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Cell Death Differ. 2010 Jul;17(7):1211-20. doi: 10.1038/cdd.2010.6. Epub 2010 Feb 5.

Glyoxalase-I is a novel target against Bcr-Abl+ leukemic cells acquiring stem-like characteristics in a hypoxic environment.

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  • 1Department of Transfusion Medicine and Cell Therapy, Kyoto University Hospital, Kyoto, Japan.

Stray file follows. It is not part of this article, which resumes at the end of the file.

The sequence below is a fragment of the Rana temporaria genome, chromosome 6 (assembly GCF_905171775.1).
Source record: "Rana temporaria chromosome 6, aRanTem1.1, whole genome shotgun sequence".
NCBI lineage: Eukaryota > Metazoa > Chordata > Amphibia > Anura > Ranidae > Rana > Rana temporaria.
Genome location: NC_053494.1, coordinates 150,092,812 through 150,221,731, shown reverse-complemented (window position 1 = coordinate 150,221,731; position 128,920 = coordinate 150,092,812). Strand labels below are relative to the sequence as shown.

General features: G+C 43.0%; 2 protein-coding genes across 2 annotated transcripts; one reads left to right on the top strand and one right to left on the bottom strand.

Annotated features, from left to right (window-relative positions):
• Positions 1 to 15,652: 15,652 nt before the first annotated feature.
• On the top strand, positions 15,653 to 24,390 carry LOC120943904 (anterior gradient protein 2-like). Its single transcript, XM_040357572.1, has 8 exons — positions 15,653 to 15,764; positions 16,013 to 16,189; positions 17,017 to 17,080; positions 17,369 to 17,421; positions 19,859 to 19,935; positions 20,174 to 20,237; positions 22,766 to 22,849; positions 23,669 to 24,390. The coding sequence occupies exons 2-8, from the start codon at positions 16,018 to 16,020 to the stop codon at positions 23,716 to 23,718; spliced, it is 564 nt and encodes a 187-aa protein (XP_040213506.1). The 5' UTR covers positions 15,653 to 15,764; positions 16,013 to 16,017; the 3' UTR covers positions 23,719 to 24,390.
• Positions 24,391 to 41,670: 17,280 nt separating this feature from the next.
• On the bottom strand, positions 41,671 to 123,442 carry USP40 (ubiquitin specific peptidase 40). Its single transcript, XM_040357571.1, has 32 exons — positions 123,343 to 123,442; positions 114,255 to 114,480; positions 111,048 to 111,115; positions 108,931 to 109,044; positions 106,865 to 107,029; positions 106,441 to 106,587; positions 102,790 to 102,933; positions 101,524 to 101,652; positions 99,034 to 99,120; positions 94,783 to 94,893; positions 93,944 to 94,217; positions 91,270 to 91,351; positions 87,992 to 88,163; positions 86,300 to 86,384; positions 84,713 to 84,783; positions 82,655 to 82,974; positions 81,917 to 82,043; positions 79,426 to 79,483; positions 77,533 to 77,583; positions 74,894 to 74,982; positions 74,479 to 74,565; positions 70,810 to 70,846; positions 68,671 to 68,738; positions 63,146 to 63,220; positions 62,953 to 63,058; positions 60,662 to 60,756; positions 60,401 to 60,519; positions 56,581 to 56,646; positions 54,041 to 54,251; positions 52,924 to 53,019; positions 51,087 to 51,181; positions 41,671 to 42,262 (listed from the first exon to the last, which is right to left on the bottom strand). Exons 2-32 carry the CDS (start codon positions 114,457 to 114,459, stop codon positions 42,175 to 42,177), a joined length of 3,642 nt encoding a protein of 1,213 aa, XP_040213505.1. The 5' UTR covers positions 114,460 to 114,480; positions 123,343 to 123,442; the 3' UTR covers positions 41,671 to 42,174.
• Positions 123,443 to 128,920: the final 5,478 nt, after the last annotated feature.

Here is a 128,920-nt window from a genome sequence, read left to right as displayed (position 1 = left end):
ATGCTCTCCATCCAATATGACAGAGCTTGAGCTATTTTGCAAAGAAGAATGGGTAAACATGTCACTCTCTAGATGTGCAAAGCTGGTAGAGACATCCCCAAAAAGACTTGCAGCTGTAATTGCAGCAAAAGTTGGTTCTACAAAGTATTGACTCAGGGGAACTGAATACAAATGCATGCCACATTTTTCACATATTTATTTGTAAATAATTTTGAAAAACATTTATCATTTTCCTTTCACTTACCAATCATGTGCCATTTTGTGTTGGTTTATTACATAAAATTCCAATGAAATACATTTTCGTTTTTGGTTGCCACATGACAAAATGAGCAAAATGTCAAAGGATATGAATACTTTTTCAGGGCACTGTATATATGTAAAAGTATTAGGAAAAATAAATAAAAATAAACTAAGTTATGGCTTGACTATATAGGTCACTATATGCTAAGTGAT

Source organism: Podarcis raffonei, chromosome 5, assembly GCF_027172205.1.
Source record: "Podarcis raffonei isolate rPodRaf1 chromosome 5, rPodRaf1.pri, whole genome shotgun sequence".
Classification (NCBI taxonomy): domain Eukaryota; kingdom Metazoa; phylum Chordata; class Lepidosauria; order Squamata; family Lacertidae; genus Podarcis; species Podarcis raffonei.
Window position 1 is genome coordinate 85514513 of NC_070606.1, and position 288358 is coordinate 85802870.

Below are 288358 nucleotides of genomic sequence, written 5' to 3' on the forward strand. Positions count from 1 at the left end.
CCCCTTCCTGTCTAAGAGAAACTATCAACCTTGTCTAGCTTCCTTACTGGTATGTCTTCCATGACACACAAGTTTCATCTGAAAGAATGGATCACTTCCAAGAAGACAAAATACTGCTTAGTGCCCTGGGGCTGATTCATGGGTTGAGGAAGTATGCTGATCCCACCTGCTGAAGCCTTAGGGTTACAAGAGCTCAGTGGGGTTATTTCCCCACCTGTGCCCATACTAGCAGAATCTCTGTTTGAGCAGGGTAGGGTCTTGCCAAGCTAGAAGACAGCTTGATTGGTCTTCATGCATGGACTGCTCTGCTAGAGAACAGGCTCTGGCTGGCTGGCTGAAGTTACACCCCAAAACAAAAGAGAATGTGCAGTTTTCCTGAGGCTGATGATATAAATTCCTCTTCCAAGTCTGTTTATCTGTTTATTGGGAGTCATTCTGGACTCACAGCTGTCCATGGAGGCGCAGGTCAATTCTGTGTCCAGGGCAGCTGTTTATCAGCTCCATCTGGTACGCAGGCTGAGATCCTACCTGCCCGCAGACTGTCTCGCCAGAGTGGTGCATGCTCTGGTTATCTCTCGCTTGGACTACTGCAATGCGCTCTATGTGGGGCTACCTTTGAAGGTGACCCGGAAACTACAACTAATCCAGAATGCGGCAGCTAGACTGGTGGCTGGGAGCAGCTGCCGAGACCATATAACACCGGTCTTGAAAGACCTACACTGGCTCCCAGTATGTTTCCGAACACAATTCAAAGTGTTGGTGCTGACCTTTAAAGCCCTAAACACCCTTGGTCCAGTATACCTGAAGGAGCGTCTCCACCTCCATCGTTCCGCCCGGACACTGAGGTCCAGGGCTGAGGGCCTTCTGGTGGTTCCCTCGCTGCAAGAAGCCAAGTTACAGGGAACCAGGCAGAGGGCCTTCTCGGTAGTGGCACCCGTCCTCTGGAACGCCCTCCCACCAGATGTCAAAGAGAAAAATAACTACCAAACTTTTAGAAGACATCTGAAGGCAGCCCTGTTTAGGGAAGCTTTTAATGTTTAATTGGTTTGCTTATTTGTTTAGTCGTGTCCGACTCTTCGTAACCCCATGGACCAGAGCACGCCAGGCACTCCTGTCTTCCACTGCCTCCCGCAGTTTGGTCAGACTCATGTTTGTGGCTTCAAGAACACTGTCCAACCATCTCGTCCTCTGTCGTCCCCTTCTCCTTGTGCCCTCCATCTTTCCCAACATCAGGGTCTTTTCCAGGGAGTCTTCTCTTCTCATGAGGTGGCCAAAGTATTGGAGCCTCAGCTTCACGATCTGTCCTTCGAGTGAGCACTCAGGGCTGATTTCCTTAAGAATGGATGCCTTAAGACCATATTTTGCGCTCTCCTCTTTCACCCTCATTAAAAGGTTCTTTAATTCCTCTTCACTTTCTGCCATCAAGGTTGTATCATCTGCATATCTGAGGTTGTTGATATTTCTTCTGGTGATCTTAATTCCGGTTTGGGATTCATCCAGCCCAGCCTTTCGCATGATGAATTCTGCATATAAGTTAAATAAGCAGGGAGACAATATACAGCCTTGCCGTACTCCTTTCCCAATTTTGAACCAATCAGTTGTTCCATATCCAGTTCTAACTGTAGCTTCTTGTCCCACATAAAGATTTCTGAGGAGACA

Abl tyrosine kinase inhibitors (TKIs) such as imatinib and dasatinib are ineffective against Bcr-Abl(+) leukemic stem cells. Thus, the identification of novel agents that are effective in eradicating quiescent Bcr-Abl(+) stem cells is needed to cure leukemias caused by Bcr-Abl(+) cells. Human Bcr-Abl(+) cells engrafted in the bone marrow of immunodeficient mice survive under severe hypoxia. We generated two hypoxia-adapted (HA)-Bcr-Abl(+) sublines by selection in long-term hypoxic cultures (1.0% O(2)). Interestingly, HA-Bcr-Abl(+) cells exhibited stem cell-like characteristics, including more cells in a dormant, increase of side population fraction, higher beta-catenin expression, resistance to Abl TKIs, and a higher transplantation efficiency. Compared with the respective parental cells, HA-Bcr-Abl(+) cells had higher levels of protein and higher enzyme activity of glyoxalase-I (Glo-I), an enzyme that detoxifies methylglyoxal, a cytotoxic by-product of glycolysis. In contrast to Abl TKIs, Glo-I inhibitors were much more effective in killing HA-Bcr-Abl(+) cells both in vitro and in vivo. These findings indicate that Glo-I is a novel molecular target for treatment of Bcr-Abl(+) leukemias, and, in particular, Abl TKI-resistant quiescent Bcr-Abl(+) leukemic cells that have acquired stem-like characteristics in the process of adapting to a hypoxic environment.

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